2019 Acura RDX packs edgy looks, NSX-inspired dashboard

An optional A-Spec appearance package sharpens things up even further.

Andrew Krok Reviews Editor / Cars
Cars are Andrew's jam, as is strawberry. After spending years as a regular ol' car fanatic, he started working his way through the echelons of the automotive industry, starting out as social-media director of a small European-focused garage outside of Chicago. From there, he moved to the editorial side, penning several written features in Total 911 Magazine before becoming a full-time auto writer, first for a local Chicago outlet and then for CNET Cars.
Andrew Krok
2 min read

In January, the Detroit Auto Show featured the RDX Prototype, a nearly-there-but-still-incomplete preview of next compact luxury SUV. It's time to ditch the prototype moniker, because the 2019 RDX is at the New York Auto Show in its full glory.

If you didn't notice on the prototype, the RDX is the first new Acura to pull all of its major details from the 2016 Precision Concept. There's no hint of a beak anywhere in the nose -- there's a much friendlier pentagon in its place. It's heavily sculpted, athletic and pretty fun to look at.

The interior is equally radical, thanks to a hefty reliance on the styling put forth in the Precision Cockpit Concept from 2016. The dashboard pulls a lot of inspiration from the NSX, mainly in the front-and-center mode dial. You get some buttons for seats and climate controls, but the majority of your time will be spent with the 10.2-inch infotainment screen and its True Touchpad Interface.

2019 Acura RDX
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2019 Acura RDX

The RDX is far less dowdy than it was before. It looks ready to rumble.


Unlike the current slate of touchpad-based infotainment systems, which use the pad to basically move a cursor around the screen, Acura's operates more like a smartphone. The pad is mapped one-to-one with the screen -- if you want to touch an icon at the top right of the screen, tap the top right of the touchpad. It may sound counterintuitive, but I've played with the system a few times and found it much easier to use than other touchpad-based infotainment systems (I'm looking at you, ). The screen has two "zones" so you can see the map while also looking at what music is playing, for example.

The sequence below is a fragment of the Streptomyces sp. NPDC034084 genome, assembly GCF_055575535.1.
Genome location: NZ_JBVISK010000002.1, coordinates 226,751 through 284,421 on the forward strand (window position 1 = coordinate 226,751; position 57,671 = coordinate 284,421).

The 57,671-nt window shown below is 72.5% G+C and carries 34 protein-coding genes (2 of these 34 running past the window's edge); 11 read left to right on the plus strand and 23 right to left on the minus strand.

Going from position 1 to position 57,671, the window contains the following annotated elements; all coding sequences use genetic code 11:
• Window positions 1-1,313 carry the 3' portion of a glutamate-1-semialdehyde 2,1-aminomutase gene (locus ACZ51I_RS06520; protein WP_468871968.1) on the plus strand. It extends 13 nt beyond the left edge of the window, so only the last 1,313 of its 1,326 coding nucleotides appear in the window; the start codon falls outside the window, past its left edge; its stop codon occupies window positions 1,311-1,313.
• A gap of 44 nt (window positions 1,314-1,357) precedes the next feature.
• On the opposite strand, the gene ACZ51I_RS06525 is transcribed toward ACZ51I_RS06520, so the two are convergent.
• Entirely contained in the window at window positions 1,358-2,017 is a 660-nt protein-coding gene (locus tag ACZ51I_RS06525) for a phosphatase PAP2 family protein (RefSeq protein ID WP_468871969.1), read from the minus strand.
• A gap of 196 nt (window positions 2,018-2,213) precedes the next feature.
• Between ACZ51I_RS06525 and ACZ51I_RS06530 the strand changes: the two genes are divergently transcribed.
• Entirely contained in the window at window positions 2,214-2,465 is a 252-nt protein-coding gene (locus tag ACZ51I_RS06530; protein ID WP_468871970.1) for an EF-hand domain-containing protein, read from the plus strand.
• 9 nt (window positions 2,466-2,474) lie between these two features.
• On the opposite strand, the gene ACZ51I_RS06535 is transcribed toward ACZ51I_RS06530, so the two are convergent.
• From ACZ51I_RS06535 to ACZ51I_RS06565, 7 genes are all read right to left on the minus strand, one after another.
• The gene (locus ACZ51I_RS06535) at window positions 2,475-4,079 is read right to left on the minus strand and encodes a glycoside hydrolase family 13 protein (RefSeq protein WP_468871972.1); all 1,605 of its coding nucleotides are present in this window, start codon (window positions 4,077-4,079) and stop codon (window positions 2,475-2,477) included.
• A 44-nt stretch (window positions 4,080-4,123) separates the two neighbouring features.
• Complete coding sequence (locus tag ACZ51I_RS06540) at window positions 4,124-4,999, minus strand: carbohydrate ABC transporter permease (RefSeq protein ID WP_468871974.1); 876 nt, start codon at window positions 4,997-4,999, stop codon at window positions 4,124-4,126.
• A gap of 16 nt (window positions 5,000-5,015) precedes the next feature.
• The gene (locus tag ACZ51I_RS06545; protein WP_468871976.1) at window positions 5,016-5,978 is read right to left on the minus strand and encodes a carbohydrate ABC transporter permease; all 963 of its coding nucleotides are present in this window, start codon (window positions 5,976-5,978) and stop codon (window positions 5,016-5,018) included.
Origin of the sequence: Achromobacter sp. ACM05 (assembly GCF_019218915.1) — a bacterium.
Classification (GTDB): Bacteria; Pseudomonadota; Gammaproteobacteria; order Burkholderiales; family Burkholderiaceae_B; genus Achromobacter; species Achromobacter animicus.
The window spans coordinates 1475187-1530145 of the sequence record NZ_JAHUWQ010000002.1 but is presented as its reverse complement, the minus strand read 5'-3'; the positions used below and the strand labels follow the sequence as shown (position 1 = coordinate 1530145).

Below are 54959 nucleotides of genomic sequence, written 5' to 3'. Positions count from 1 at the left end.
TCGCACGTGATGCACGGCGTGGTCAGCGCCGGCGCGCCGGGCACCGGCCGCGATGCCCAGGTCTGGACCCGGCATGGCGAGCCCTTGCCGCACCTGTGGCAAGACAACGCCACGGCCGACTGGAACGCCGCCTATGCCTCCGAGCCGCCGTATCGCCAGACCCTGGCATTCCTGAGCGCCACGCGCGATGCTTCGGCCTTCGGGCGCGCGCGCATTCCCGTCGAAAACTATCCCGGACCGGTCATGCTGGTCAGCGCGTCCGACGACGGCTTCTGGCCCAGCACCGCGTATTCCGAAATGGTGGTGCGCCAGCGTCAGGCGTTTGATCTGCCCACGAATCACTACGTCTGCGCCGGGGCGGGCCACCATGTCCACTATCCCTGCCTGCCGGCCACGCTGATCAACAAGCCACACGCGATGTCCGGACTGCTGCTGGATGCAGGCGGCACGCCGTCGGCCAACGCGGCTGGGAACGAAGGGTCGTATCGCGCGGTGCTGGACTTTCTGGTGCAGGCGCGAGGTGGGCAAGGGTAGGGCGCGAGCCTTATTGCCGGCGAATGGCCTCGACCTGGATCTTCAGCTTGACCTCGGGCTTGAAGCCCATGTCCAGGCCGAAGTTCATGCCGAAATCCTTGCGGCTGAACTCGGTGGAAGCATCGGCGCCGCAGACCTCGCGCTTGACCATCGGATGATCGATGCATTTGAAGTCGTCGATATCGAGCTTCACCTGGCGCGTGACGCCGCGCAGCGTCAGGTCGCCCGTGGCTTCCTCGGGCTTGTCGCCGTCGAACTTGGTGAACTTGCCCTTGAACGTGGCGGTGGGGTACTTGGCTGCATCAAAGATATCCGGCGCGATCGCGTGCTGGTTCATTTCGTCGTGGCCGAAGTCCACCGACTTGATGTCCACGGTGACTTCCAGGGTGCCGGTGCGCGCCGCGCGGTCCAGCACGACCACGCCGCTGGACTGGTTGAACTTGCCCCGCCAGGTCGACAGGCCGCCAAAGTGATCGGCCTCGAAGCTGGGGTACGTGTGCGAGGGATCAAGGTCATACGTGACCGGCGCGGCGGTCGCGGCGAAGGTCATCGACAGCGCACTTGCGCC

Both that screen and its touchpad are standard, but that's only the beginning of the list. Additional standard equipment includes LED headlights, a panoramic moonroof, a power tailgate, keyless entry, a 4G LTE Wi-Fi hotspot and 12-way heated sports seats up front. The AcuraWatch safety suite is standard, too, including automatic braking, adaptive cruise control, lane-keep assist and lane departure warning.

If that's not enough, the RDX gets a new A-Spec appearance package. It adds 20-inch alloy wheels with rubber-band-thin tires, a lower front fascia and a bunch of gloss-black accents covering the headlights, taillights and grille. Inside, the sport seats can be had in black or red leather with contrast stitching, and real aluminum adorns various panels. There's also a special gauge cluster with a satin finish and red gauge illumination.

No matter the package, the powertrain remains the same. Under the hood is a 2.0-liter turbocharged I4 putting out 272 horsepower and 280 pound-feet of torque, and it comes mated to a 10-speed automatic and standard all-wheel drive. Acura's AWD system allows up to 70 percent of the torque to head to the rear wheels with a full range of distribution between the left and right axles.

The 2019 Acura RDX is slated to hit dealers in the middle of 2018, and pricing will be announced closer to that time.

2019 Acura RDX has a whole new way to do infotainment

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